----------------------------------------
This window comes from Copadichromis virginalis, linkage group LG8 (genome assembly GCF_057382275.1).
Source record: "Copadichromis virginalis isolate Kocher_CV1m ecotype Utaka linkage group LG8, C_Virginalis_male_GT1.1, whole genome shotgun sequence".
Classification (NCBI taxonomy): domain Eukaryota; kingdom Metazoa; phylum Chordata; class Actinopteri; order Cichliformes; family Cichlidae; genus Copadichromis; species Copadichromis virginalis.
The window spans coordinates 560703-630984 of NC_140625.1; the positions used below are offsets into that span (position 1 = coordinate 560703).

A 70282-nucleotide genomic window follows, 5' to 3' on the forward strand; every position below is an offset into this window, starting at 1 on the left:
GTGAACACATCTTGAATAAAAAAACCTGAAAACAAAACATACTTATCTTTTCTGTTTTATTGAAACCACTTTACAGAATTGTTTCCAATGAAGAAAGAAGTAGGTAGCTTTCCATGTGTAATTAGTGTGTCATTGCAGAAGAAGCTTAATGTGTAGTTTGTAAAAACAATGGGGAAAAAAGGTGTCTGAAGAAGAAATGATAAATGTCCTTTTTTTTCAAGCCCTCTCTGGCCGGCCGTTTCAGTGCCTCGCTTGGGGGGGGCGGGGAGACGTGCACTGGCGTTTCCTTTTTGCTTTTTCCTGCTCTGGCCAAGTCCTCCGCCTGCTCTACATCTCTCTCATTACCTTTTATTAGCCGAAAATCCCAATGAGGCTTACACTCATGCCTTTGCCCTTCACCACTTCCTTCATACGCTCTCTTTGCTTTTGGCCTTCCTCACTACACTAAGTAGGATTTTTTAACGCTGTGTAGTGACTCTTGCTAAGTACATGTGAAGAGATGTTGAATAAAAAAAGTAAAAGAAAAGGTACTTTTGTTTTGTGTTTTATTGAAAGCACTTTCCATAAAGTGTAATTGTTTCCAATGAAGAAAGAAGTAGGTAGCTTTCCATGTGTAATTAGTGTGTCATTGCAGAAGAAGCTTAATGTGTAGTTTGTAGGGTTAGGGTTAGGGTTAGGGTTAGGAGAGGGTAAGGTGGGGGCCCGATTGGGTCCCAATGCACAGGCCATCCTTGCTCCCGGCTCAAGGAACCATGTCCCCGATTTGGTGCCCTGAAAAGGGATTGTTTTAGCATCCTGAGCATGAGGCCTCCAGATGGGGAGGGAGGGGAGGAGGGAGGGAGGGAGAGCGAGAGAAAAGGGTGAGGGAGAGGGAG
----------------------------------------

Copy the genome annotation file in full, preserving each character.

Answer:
This window comes from Copadichromis virginalis, linkage group LG8 (genome assembly GCF_057382275.1).
Source record: "Copadichromis virginalis isolate Kocher_CV1m ecotype Utaka linkage group LG8, C_Virginalis_male_GT1.1, whole genome shotgun sequence".
Classification (NCBI taxonomy): domain Eukaryota; kingdom Metazoa; phylum Chordata; class Actinopteri; order Cichliformes; family Cichlidae; genus Copadichromis; species Copadichromis virginalis.
The window spans coordinates 560703-630984 of NC_140625.1; the positions used below are offsets into that span (position 1 = coordinate 560703).

A 70282-nucleotide genomic window follows, 5' to 3' on the forward strand; every position below is an offset into this window, starting at 1 on the left:
GTGAACACATCTTGAATAAAAAAACCTGAAAACAAAACATACTTATCTTTTCTGTTTTATTGAAACCACTTTACAGAATTGTTTCCAATGAAGAAAGAAGTAGGTAGCTTTCCATGTGTAATTAGTGTGTCATTGCAGAAGAAGCTTAATGTGTAGTTTGTAAAAACAATGGGGAAAAAAGGTGTCTGAAGAAGAAATGATAAATGTCCTTTTTTTTCAAGCCCTCTCTGGCCGGCCGTTTCAGTGCCTCGCTTGGGGGGGGCGGGGAGACGTGCACTGGCGTTTCCTTTTTGCTTTTTCCTGCTCTGGCCAAGTCCTCCGCCTGCTCTACATCTCTCTCATTACCTTTTATTAGCCGAAAATCCCAATGAGGCTTACACTCATGCCTTTGCCCTTCACCACTTCCTTCATACGCTCTCTTTGCTTTTGGCCTTCCTCACTACACTAAGTAGGATTTTTTAACGCTGTGTAGTGACTCTTGCTAAGTACATGTGAAGAGATGTTGAATAAAAAAAGTAAAAGAAAAGGTACTTTTGTTTTGTGTTTTATTGAAAGCACTTTCCATAAAGTGTAATTGTTTCCAATGAAGAAAGAAGTAGGTAGCTTTCCATGTGTAATTAGTGTGTCATTGCAGAAGAAGCTTAATGTGTAGTTTGTAGGGTTAGGGTTAGGGTTAGGGTTAGGAGAGGGTAAGGTGGGGGCCCGATTGGGTCCCAATGCACAGGCCATCCTTGCTCCCGGCTCAAGGAACCATGTCCCCGATTTGGTGCCCTGAAAAGGGATTGTTTTAGCATCCTGAGCATGAGGCCTCCAGATGGGGAGGGAGGGGAGGAGGGAGGGAGGGAGAGCGAGAGAAAAGGGTGAGGGAGAGGGAG